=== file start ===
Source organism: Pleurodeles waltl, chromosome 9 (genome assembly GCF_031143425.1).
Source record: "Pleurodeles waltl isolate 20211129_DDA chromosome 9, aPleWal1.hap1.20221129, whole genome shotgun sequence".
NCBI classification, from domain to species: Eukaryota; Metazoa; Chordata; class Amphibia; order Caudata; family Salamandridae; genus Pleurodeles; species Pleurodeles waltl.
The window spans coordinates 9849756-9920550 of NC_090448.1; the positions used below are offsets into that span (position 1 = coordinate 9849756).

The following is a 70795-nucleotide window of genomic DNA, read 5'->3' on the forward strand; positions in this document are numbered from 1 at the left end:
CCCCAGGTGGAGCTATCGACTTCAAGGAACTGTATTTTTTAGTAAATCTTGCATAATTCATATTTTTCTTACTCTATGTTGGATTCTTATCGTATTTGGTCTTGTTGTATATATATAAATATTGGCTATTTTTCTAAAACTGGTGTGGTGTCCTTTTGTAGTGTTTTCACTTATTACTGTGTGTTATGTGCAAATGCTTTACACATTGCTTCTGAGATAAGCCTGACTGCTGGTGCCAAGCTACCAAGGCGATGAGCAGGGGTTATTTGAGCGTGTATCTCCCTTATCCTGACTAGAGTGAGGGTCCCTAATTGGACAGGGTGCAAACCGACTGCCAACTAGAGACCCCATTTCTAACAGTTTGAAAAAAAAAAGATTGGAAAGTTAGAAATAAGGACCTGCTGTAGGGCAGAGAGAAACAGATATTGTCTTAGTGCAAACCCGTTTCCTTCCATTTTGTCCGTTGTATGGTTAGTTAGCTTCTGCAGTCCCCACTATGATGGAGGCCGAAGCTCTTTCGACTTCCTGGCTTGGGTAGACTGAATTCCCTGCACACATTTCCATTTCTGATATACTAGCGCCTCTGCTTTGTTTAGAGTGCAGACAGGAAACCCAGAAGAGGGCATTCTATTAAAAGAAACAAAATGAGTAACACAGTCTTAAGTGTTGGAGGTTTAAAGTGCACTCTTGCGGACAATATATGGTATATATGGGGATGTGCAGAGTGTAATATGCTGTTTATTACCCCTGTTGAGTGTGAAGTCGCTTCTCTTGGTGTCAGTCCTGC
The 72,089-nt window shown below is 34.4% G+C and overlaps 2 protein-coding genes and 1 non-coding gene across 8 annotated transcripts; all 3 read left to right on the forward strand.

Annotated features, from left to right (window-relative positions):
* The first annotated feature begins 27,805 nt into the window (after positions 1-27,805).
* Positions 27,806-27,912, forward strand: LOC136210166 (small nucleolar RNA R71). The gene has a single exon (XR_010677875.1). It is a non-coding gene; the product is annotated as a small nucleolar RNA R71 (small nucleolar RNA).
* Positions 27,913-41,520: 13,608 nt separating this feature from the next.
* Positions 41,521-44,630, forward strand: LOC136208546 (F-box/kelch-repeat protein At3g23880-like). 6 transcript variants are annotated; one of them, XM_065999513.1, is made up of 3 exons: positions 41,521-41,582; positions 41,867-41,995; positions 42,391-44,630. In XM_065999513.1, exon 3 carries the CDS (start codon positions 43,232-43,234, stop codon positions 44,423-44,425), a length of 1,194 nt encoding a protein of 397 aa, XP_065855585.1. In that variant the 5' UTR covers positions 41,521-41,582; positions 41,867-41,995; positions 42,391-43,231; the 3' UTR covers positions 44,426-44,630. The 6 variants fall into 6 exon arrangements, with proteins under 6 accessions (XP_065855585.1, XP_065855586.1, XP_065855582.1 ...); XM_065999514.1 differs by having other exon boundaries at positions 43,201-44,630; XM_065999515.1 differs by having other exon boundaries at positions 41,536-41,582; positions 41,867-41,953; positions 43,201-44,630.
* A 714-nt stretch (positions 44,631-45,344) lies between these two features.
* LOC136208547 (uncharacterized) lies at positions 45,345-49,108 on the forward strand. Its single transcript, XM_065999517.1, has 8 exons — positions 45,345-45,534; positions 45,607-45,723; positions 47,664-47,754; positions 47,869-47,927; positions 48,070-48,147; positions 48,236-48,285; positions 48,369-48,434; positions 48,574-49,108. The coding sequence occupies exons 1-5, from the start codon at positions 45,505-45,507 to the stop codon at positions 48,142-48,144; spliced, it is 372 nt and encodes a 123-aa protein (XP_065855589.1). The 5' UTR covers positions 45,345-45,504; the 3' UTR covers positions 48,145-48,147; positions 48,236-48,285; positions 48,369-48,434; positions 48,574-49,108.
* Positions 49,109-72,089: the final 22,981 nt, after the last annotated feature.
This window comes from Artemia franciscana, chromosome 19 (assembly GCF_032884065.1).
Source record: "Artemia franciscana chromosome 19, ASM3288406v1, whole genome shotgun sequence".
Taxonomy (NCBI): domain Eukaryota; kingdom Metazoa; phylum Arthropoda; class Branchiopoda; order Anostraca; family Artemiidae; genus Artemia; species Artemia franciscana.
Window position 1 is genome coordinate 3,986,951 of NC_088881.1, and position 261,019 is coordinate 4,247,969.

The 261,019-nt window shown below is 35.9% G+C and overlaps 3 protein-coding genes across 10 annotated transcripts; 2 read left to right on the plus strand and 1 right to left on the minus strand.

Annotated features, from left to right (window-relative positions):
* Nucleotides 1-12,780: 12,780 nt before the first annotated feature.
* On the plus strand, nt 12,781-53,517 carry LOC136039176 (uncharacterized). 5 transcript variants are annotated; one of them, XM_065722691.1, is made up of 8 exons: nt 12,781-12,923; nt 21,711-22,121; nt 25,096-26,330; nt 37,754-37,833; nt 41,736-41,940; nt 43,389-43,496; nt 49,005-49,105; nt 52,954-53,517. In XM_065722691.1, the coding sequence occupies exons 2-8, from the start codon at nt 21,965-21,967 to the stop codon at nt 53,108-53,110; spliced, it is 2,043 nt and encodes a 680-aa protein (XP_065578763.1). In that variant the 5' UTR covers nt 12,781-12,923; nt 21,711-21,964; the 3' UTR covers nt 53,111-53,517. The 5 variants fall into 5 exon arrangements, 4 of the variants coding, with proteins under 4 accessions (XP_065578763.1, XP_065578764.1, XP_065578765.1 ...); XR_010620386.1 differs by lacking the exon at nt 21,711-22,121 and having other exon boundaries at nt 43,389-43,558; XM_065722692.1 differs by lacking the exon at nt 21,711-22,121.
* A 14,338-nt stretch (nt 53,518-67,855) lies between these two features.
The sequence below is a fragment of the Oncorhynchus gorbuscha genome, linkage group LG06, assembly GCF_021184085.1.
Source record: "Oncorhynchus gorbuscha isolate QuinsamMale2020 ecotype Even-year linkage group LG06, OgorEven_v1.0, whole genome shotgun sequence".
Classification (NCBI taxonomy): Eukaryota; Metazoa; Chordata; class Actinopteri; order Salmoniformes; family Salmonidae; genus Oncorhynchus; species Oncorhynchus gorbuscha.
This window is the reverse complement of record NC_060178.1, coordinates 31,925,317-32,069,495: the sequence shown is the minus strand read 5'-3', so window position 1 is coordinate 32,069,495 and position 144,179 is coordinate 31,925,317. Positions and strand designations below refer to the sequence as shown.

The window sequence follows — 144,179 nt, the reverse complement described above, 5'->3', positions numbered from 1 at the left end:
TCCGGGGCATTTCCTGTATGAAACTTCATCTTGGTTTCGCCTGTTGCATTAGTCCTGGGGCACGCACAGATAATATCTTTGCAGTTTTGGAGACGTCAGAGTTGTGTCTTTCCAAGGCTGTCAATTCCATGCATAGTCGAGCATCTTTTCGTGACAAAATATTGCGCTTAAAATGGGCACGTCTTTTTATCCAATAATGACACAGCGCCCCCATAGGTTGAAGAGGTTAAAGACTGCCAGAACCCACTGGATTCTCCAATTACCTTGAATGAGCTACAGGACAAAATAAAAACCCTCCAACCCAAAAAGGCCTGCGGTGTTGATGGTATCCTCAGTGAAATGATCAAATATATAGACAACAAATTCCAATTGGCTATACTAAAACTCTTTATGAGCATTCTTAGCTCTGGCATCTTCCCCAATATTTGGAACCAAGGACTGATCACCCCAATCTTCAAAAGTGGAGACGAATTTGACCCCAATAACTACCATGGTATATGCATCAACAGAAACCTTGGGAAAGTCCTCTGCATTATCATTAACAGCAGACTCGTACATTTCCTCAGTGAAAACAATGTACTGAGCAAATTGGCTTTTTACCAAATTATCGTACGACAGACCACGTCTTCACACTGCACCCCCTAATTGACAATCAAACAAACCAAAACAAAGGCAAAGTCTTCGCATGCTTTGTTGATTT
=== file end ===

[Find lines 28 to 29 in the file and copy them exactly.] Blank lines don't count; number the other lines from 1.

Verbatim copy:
This window is the reverse complement of record NC_060178.1, coordinates 31,925,317-32,069,495: the sequence shown is the minus strand read 5'-3', so window position 1 is coordinate 32,069,495 and position 144,179 is coordinate 31,925,317. Positions and strand designations below refer to the sequence as shown.

The window sequence follows — 144,179 nt, the reverse complement described above, 5'->3', positions numbered from 1 at the left end: